Espanso - Open Source, Cross Platform Text Expander


Why use a text expander?  If you have a job, any job, that requires you to re-type the same templated type text, over and over, and ove, then a text expander is a tool you should be using.

It simply does exactly what the name implies.  It expands text.  Let's look at some examples.

In my day job, I write "stories" for developers who then need to understand what's expected of their code.   My template for this lookks something like:

As a <user type> I need <software feature> so that I (can / don't have to) <perform a function of my job more easily>.

<h2>Acceptance Criteria
A. criteria 1
B. Criteria 2

<h2>Section Title
"Some Title"

<h2>Drop Lists Needed
A. Droplist 1
B. Droplist 2
C. Droplist 3

So, the shell of all the stuff above is about half of what I put in a story, and retyping all those sizings, an dtitles, and so on, is redundant work.  Instead of typping all that, I have a shortcut set, and I simply type


And my software expands that out to have all of the "guts" of my story template.  All that's left, is for me to fill in the important information that's different from story to story.  It saves tons of time, and lots of opportunity for simple spelling errors.

I don't know if I really need something like this

You might be surprised, and I can only speak from experience in jobs I've held, but let me lay down a few jobs and where I can see those jobs using a tool like Expanso.

  • Product Manager (Business Analyst, Product Analyst, etc) - Sotry / requirements writing.
  • Developer - Code layout / shell for code snippets
  • Engineer / Scientist - White Paper / Research Paper Templates, Technical Notes / Logs
  • Mathemetician - Long Formulae (type pyth) and have it add in pythagorean theorum (I know you know it, but think of even longer forumlae you use regularly).
  • Police Offier - Face it Cops - Narratives are a template: "On or about <date / time>, this officer was called to <address> in reference to a <call type>.  Upon arrival, this officer observed <observations>.  Based on these observations, the officer took the following action:  <List of actions>."    Is this every single report, no, is it the basis for 95% of them...yep.  And now you just fill the parts with < > around it.  You're welcome.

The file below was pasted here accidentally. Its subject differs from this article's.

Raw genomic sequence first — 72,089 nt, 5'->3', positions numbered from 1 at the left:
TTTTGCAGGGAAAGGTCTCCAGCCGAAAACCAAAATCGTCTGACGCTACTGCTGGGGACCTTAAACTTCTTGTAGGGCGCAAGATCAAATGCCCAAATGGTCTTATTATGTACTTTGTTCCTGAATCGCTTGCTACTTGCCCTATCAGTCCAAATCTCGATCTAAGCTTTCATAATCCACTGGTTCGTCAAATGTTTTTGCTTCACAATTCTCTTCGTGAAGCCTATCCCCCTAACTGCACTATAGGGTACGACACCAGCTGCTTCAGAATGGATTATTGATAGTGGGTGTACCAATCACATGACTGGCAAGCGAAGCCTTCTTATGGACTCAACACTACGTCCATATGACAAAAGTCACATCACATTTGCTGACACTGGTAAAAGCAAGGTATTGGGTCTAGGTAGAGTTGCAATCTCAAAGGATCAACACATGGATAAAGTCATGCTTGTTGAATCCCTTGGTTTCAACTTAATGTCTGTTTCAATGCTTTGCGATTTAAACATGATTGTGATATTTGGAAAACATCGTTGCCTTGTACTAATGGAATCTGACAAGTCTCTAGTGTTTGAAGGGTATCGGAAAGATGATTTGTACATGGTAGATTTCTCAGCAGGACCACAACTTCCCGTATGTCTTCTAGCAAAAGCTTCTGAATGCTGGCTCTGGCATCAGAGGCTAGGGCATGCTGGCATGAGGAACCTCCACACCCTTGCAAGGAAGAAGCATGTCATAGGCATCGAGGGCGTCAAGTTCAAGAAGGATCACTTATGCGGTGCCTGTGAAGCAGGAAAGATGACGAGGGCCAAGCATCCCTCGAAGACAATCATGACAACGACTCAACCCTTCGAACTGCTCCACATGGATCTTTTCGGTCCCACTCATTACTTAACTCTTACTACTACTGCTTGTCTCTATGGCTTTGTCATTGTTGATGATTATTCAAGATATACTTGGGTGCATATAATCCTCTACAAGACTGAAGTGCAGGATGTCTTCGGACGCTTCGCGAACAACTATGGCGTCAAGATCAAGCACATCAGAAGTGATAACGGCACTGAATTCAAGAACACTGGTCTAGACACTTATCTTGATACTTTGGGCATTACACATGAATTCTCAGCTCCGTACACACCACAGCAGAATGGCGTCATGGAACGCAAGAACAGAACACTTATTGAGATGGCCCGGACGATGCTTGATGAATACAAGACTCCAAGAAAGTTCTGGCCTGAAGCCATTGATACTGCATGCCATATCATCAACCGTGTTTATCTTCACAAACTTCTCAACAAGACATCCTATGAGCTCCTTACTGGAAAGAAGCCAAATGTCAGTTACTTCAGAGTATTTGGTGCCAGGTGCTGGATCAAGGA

If you really stop and think about what you do on a daily basis, weekly basis, or otherwise, you will likely find a text expander can help you tremendously.  

Installation fo Espnaso

You can find install instructions for Ubuntu, Dbian, and Arch here.  IF you're insterested in building from source for another distribution, or in applications for Windows and MacOS, then head over to the github Releases Page.

For Ubuntu, or any distro that has snap support, howver, it's quite straight forward to install. Simply put the following command into your terminal:

sudo snap install espanso --classic

Once installed, you may also find you need to install XClip.  On Ubuntu / Debian systems use the command:

sudo apt install xclip -y

Now run, the command

espanso start

To start the espanso daemon running.

If you get no errors, you should be good to go.

Using Espanso

To test Espanso, type in one of the following test commands into your terminal.

:espanso - Hi there!

:date - 09/13/2020 (of course this will show the current date)

:shell - Hello from your shell

Each of these should epand out to show the text after the command is typed ompletely.

Configuring New Expansions

Everything is working, but big do I get my own text expansions into the system?  Well, Expanso uses yaml to configure expansions.  And while I'm not going to go into extreme detail here, they do have some good documentation out there, so check that out as well.

If you'll look in your /home//<user>/.config/espanso path, you'll find a file called default.yml.  This is the file we want to edit and add to.  You can much more easily open this file for editing by typing the command espanso edit in your terminal.

Now that you have it open, you'll see the three configurations for the commands in the section above.  These are a great template of how to create a new expansion.

Essentially, you need a trigger, or what you'll type to trigger an expansion.  Expanso starts theirs with a ":", so you might stick with that as a rule.   Next, you need the replace text.  Basically, what you want to replace your trigger word with.

Let's make a simple expansion addition.

Create a couple of blank lines just below the Shell commands section.  Keep in mind, that yaml is very particular about make sure you put the right number in.

Add the following

Note that in the first line I have 2 spaces, a pound sign, then 2 spaces before the words "Simple Sample"

On the next lines put the following:

  #  Simple Sample
  -  trigger: ":samp"
     replace: "This is my very simple sample expansion. It works!"

Now, save ( CTRL+ O, then Enter / Return) your modified file, and exit ( CTRL + X).   Enter expanso restart in your terminal, and press enter.  You should get a message stating that espanso has restarted successfully.

Now, try your expansion by typing :samp into the terminal, or any field or app on your system.

That's it, now you can start adding more expansions galore!